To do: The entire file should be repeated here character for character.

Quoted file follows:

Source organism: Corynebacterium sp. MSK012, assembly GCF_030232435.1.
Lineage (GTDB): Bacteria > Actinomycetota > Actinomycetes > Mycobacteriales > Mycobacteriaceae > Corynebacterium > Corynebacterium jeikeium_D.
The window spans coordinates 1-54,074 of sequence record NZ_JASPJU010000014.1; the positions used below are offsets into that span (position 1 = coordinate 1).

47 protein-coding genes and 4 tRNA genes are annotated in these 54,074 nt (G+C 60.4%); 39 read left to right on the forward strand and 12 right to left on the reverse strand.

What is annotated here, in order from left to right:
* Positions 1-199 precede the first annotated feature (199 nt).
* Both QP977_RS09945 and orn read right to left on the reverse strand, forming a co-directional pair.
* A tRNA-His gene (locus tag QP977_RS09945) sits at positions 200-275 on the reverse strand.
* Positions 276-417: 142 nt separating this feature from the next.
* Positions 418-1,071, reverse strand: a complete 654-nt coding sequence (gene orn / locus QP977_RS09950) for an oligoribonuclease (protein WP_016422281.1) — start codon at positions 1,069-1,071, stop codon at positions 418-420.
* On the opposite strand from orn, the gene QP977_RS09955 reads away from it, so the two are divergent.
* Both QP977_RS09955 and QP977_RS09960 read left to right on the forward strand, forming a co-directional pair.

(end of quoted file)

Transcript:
Source organism: Corynebacterium sp. MSK012, assembly GCF_030232435.1.
Lineage (GTDB): Bacteria > Actinomycetota > Actinomycetes > Mycobacteriales > Mycobacteriaceae > Corynebacterium > Corynebacterium jeikeium_D.
The window spans coordinates 1-54,074 of sequence record NZ_JASPJU010000014.1; the positions used below are offsets into that span (position 1 = coordinate 1).

47 protein-coding genes and 4 tRNA genes are annotated in these 54,074 nt (G+C 60.4%); 39 read left to right on the forward strand and 12 right to left on the reverse strand.

What is annotated here, in order from left to right:
* Positions 1-199 precede the first annotated feature (199 nt).
* Both QP977_RS09945 and orn read right to left on the reverse strand, forming a co-directional pair.
* A tRNA-His gene (locus tag QP977_RS09945) sits at positions 200-275 on the reverse strand.
* Positions 276-417: 142 nt separating this feature from the next.
* Positions 418-1,071, reverse strand: a complete 654-nt coding sequence (gene orn / locus QP977_RS09950) for an oligoribonuclease (protein WP_016422281.1) — start codon at positions 1,069-1,071, stop codon at positions 418-420.
* On the opposite strand from orn, the gene QP977_RS09955 reads away from it, so the two are divergent.
* Both QP977_RS09955 and QP977_RS09960 read left to right on the forward strand, forming a co-directional pair.